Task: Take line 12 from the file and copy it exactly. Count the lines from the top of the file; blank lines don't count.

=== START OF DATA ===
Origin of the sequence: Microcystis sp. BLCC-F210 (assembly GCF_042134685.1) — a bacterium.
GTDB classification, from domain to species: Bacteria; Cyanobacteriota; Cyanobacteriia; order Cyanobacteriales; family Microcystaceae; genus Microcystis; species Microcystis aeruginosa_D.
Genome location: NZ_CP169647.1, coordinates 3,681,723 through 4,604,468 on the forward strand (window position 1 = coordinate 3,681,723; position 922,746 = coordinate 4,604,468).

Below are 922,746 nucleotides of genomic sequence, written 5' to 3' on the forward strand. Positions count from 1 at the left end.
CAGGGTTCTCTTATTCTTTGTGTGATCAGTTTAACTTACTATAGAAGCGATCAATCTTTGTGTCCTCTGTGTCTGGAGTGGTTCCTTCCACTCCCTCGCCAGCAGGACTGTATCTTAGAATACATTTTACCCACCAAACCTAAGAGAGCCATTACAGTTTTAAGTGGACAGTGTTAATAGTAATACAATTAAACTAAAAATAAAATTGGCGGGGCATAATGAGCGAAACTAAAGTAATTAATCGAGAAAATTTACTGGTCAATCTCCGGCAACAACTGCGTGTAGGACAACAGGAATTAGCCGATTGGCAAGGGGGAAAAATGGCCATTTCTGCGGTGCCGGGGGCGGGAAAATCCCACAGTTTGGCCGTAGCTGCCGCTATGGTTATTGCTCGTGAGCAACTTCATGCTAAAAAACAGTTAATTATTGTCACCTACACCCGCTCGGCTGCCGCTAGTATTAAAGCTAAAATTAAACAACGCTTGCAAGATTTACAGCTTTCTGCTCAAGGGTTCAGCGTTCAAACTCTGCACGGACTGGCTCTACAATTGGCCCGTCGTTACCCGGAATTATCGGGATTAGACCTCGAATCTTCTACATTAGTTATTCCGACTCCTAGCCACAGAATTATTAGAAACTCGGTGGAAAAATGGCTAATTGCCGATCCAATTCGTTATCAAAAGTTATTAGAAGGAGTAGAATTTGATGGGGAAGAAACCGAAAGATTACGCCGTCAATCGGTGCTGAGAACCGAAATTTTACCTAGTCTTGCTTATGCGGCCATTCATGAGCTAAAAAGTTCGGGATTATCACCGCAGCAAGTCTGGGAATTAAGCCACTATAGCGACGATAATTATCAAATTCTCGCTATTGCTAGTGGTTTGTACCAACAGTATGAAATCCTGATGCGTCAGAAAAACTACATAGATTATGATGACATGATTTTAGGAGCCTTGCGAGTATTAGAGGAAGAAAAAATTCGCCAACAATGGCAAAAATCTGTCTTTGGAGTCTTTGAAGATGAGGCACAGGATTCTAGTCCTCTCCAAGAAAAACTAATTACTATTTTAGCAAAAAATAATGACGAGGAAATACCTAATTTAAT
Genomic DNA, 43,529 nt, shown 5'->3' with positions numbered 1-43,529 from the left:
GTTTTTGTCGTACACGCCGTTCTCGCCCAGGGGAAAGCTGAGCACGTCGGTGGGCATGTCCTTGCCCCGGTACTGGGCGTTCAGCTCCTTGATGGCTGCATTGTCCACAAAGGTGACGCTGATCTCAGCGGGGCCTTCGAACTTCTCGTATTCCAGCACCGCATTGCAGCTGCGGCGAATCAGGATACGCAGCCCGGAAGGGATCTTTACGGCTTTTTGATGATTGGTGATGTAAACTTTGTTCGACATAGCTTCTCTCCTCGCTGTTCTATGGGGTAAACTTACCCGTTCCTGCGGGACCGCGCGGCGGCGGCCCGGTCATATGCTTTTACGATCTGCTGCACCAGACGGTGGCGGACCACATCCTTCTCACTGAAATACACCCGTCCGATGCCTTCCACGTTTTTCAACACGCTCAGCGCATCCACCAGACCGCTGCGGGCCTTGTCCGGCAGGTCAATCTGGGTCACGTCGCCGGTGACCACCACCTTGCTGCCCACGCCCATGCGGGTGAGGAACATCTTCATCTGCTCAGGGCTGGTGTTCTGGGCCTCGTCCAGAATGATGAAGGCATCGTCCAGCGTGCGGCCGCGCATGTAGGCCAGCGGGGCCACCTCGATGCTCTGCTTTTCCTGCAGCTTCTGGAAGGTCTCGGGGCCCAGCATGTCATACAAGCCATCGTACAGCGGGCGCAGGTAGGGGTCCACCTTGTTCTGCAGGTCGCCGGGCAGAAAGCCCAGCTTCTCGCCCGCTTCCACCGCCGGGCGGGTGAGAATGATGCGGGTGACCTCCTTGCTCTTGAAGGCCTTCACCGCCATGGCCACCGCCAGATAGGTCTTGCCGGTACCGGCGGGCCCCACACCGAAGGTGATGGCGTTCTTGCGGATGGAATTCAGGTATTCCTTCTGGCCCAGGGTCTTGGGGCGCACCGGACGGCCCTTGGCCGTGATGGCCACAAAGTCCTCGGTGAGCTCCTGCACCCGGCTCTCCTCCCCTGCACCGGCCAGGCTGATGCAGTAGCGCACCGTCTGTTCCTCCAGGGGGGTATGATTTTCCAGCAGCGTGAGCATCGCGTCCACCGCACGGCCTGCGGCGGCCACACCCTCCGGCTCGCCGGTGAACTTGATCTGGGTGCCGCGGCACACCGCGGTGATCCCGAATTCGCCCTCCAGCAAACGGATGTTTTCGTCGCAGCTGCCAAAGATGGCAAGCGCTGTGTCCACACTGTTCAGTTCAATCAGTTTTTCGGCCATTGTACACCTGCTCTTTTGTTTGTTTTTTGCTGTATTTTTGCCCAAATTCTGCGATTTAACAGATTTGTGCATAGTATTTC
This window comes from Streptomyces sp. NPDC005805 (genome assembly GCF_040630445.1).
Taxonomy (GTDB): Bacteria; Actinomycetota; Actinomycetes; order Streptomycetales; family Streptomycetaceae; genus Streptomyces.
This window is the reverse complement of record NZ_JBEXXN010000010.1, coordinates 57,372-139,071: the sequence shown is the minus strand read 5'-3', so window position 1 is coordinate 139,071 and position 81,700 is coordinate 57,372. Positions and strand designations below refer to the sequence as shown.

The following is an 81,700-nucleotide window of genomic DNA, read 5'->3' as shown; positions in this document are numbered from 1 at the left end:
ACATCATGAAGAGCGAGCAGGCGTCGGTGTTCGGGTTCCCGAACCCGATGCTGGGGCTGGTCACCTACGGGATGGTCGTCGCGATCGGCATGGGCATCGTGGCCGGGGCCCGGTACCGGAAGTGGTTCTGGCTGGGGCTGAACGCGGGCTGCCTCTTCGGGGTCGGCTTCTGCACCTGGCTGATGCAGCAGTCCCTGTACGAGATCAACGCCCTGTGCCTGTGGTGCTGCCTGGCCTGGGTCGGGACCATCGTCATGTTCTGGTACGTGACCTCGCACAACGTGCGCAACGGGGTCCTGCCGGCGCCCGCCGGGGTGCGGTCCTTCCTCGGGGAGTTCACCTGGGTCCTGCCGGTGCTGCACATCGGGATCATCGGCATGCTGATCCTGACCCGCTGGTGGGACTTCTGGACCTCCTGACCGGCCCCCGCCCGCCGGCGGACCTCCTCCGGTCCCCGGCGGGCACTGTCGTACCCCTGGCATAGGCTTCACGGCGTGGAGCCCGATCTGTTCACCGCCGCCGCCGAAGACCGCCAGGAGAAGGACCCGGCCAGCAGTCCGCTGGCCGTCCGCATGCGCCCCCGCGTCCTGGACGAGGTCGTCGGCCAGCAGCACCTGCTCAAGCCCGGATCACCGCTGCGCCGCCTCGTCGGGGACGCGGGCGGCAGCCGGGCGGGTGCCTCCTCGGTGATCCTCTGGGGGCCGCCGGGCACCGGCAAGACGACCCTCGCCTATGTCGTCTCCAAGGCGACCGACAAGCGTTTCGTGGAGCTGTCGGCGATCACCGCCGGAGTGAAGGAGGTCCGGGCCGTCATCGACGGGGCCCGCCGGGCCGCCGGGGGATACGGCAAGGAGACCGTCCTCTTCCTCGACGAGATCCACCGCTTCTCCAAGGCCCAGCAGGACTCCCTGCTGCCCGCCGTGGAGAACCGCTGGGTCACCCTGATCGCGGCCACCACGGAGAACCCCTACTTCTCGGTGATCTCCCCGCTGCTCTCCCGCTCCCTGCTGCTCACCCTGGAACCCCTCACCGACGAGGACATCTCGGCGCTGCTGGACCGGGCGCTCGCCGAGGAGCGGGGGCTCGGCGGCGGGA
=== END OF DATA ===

ACATCATGAAGAGCGAGCAGGCGTCGGTGTTCGGGTTCCCGAACCCGATGCTGGGGCTGGTCACCTACGGGATGGTCGTCGCGATCGGCATGGGCATCGTGGCCGGGGCCCGGTACCGGAAGTGGTTCTGGCTGGGGCTGAACGCGGGCTGCCTCTTCGGGGTCGGCTTCTGCACCTGGCTGATGCAGCAGTCCCTGTACGAGATCAACGCCCTGTGCCTGTGGTGCTGCCTGGCCTGGGTCGGGACCATCGTCATGTTCTGGTACGTGACCTCGCACAACGTGCGCAACGGGGTCCTGCCGGCGCCCGCCGGGGTGCGGTCCTTCCTCGGGGAGTTCACCTGGGTCCTGCCGGTGCTGCACATCGGGATCATCGGCATGCTGATCCTGACCCGCTGGTGGGACTTCTGGACCTCCTGACCGGCCCCCGCCCGCCGGCGGACCTCCTCCGGTCCCCGGCGGGCACTGTCGTACCCCTGGCATAGGCTTCACGGCGTGGAGCCCGATCTGTTCACCGCCGCCGCCGAAGACCGCCAGGAGAAGGACCCGGCCAGCAGTCCGCTGGCCGTCCGCATGCGCCCCCGCGTCCTGGACGAGGTCGTCGGCCAGCAGCACCTGCTCAAGCCCGGATCACCGCTGCGCCGCCTCGTCGGGGACGCGGGCGGCAGCCGGGCGGGTGCCTCCTCGGTGATCCTCTGGGGGCCGCCGGGCACCGGCAAGACGACCCTCGCCTATGTCGTCTCCAAGGCGACCGACAAGCGTTTCGTGGAGCTGTCGGCGATCACCGCCGGAGTGAAGGAGGTCCGGGCCGTCATCGACGGGGCCCGCCGGGCCGCCGGGGGATACGGCAAGGAGACCGTCCTCTTCCTCGACGAGATCCACCGCTTCTCCAAGGCCCAGCAGGACTCCCTGCTGCCCGCCGTGGAGAACCGCTGGGTCACCCTGATCGCGGCCACCACGGAGAACCCCTACTTCTCGGTGATCTCCCCGCTGCTCTCCCGCTCCCTGCTGCTCACCCTGGAACCCCTCACCGACGAGGACATCTCGGCGCTGCTGGACCGGGCGCTCGCCGAGGAGCGGGGGCTCGGCGGCGGGA